A Korean-inspired writing system with surprisingly familiar origins: direct descent from the Latin alphabet.
About the creator
My name is Gabriel and I’ve been interested in design for a long time. My dad works with video editing, so I’ve been exposed to digital design and film making from a young age, especially with programs like Photoshop and Premier, although I never professionalized in it.
A few years ago, I started making flag designs for fictional countries and posted them on my Reddit account, gbrcalil. Some of them got really popular and were praised for their good design. This is part of what triggered my hobby as a designer.
My hobby of studying linguistics, however, was triggered by me getting in a relationship with a foreigner, which made me want to learn their native language. After studying it for a while, a strong interest in linguistics arose in me, which eventually led me to discover the world of conlanging. This then introduced me to the world of neography and, considering my background in designing, I got really excited to make my own script.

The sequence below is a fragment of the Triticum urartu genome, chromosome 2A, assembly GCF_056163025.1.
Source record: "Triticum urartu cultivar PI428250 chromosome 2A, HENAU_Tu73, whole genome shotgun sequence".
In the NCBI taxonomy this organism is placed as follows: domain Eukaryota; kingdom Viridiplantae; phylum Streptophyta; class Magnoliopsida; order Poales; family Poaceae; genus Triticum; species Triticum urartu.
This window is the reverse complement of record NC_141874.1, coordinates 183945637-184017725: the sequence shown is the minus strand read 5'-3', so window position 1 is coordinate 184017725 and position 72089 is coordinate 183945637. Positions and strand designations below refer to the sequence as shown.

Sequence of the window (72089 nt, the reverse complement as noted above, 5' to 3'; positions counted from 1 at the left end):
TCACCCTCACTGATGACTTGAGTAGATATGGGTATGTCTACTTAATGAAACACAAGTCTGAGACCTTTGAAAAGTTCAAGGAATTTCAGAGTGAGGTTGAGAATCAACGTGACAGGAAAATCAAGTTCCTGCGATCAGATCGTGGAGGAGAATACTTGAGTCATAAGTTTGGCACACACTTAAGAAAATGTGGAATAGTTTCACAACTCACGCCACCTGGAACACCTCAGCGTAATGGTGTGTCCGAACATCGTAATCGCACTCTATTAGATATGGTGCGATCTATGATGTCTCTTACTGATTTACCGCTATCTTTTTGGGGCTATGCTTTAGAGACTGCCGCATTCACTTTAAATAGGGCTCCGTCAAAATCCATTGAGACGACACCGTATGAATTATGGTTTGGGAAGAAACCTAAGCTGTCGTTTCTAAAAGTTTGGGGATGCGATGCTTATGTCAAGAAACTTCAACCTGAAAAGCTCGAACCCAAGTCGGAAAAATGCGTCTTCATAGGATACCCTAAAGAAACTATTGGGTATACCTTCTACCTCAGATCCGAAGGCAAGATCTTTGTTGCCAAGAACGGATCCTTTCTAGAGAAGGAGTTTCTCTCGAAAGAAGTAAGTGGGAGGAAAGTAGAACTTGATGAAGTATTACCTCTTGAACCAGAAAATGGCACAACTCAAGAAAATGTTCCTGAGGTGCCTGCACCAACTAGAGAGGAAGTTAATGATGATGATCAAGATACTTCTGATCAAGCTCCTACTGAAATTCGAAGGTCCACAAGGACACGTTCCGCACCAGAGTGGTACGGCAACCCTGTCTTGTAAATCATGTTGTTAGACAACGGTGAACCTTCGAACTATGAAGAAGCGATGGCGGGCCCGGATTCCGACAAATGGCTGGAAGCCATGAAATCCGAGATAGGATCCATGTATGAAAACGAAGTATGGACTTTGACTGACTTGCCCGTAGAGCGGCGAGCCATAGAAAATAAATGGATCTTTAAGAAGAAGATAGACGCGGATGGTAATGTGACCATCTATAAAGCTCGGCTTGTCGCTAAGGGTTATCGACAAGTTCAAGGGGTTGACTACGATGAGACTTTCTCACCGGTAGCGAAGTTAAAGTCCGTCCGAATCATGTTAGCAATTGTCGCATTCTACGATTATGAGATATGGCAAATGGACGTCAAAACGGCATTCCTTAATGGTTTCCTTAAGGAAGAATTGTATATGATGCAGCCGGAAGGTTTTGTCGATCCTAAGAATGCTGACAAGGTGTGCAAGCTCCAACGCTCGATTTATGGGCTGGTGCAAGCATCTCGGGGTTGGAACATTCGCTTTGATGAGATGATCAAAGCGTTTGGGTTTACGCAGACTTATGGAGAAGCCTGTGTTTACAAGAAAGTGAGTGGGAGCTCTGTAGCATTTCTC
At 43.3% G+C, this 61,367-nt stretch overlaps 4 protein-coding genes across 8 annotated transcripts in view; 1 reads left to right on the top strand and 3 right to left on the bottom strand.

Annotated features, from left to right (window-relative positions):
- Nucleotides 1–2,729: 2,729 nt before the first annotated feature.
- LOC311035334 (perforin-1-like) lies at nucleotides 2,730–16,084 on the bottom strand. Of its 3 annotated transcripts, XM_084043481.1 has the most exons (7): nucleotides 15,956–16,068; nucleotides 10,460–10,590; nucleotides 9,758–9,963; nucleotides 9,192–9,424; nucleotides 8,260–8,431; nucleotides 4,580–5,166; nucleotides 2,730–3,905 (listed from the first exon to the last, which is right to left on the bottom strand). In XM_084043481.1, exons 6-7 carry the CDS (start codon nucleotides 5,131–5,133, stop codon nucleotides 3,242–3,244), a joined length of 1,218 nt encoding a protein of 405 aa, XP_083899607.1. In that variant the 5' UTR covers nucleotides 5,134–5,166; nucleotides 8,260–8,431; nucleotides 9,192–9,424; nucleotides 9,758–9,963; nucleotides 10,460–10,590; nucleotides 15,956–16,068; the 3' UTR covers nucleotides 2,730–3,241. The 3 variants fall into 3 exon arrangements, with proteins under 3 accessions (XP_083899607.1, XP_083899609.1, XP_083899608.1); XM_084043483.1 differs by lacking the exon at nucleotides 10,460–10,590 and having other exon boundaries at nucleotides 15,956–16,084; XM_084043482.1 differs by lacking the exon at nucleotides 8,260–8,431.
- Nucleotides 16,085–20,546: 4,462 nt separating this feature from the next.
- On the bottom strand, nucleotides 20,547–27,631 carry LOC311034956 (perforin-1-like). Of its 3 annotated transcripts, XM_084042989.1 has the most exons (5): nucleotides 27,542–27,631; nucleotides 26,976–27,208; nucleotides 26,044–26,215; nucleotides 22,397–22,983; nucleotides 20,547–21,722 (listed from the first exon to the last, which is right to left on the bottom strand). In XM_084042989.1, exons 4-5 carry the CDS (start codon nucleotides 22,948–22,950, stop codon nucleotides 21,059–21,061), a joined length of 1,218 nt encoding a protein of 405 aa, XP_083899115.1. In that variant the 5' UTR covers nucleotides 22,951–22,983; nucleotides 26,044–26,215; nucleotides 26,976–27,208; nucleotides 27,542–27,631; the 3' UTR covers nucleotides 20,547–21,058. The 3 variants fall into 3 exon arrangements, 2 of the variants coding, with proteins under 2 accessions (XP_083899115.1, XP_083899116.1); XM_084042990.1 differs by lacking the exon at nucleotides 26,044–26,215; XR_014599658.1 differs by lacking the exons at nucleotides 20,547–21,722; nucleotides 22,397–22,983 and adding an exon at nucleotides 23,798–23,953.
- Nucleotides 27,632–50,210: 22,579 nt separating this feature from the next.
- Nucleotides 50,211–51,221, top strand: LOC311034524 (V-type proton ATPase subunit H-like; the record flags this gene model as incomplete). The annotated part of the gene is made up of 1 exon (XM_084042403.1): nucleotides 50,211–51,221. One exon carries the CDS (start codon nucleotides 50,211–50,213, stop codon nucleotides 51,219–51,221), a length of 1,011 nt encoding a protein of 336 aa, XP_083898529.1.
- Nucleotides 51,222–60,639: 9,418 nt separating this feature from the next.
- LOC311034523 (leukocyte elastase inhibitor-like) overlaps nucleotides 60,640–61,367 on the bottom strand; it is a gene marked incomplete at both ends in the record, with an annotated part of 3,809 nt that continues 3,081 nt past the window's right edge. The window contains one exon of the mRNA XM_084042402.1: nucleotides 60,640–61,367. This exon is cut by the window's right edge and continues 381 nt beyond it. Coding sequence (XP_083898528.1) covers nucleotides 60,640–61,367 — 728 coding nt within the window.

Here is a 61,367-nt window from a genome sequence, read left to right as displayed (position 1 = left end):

Lessons from past projects
My first alphabet was very experimental. I just arranged straight lines in different ways on a 3×3 grid, making letters that vaguely resemble the Latin alphabet. Some people on r/neography really enjoyed it, but I don’t like it much in retrospect. It looks too artificial and it doesn’t fit the setting that it was envisioned for.